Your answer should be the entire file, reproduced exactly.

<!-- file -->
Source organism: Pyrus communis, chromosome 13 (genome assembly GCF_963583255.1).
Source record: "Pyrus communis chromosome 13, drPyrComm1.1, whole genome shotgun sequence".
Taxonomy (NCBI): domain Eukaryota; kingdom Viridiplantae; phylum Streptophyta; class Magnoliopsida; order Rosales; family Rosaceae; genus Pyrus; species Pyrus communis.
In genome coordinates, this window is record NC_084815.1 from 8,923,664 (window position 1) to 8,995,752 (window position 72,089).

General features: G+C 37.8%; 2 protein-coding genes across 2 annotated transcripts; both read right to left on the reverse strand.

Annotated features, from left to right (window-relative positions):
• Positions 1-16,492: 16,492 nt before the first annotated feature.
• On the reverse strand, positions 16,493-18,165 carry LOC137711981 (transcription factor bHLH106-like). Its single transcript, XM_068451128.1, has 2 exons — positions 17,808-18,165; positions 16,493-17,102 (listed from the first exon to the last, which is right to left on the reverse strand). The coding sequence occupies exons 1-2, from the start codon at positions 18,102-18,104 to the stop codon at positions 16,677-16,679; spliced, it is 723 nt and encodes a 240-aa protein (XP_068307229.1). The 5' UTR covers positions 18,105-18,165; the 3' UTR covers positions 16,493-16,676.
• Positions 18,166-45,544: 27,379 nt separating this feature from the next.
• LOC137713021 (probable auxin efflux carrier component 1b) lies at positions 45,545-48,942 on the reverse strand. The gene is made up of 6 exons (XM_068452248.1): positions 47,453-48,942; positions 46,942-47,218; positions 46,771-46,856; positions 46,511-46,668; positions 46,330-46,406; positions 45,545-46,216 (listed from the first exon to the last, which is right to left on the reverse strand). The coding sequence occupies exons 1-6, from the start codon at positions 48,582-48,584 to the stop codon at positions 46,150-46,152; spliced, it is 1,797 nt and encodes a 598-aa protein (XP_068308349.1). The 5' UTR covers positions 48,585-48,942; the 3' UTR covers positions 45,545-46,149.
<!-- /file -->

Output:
Source organism: Pyrus communis, chromosome 13 (genome assembly GCF_963583255.1).
Source record: "Pyrus communis chromosome 13, drPyrComm1.1, whole genome shotgun sequence".
Taxonomy (NCBI): domain Eukaryota; kingdom Viridiplantae; phylum Streptophyta; class Magnoliopsida; order Rosales; family Rosaceae; genus Pyrus; species Pyrus communis.
In genome coordinates, this window is record NC_084815.1 from 8,923,664 (window position 1) to 8,995,752 (window position 72,089).

General features: G+C 37.8%; 2 protein-coding genes across 2 annotated transcripts; both read right to left on the reverse strand.

Annotated features, from left to right (window-relative positions):
• Positions 1-16,492: 16,492 nt before the first annotated feature.
• On the reverse strand, positions 16,493-18,165 carry LOC137711981 (transcription factor bHLH106-like). Its single transcript, XM_068451128.1, has 2 exons — positions 17,808-18,165; positions 16,493-17,102 (listed from the first exon to the last, which is right to left on the reverse strand). The coding sequence occupies exons 1-2, from the start codon at positions 18,102-18,104 to the stop codon at positions 16,677-16,679; spliced, it is 723 nt and encodes a 240-aa protein (XP_068307229.1). The 5' UTR covers positions 18,105-18,165; the 3' UTR covers positions 16,493-16,676.
• Positions 18,166-45,544: 27,379 nt separating this feature from the next.
• LOC137713021 (probable auxin efflux carrier component 1b) lies at positions 45,545-48,942 on the reverse strand. The gene is made up of 6 exons (XM_068452248.1): positions 47,453-48,942; positions 46,942-47,218; positions 46,771-46,856; positions 46,511-46,668; positions 46,330-46,406; positions 45,545-46,216 (listed from the first exon to the last, which is right to left on the reverse strand). The coding sequence occupies exons 1-6, from the start codon at positions 48,582-48,584 to the stop codon at positions 46,150-46,152; spliced, it is 1,797 nt and encodes a 598-aa protein (XP_068308349.1). The 5' UTR covers positions 48,585-48,942; the 3' UTR covers positions 45,545-46,149.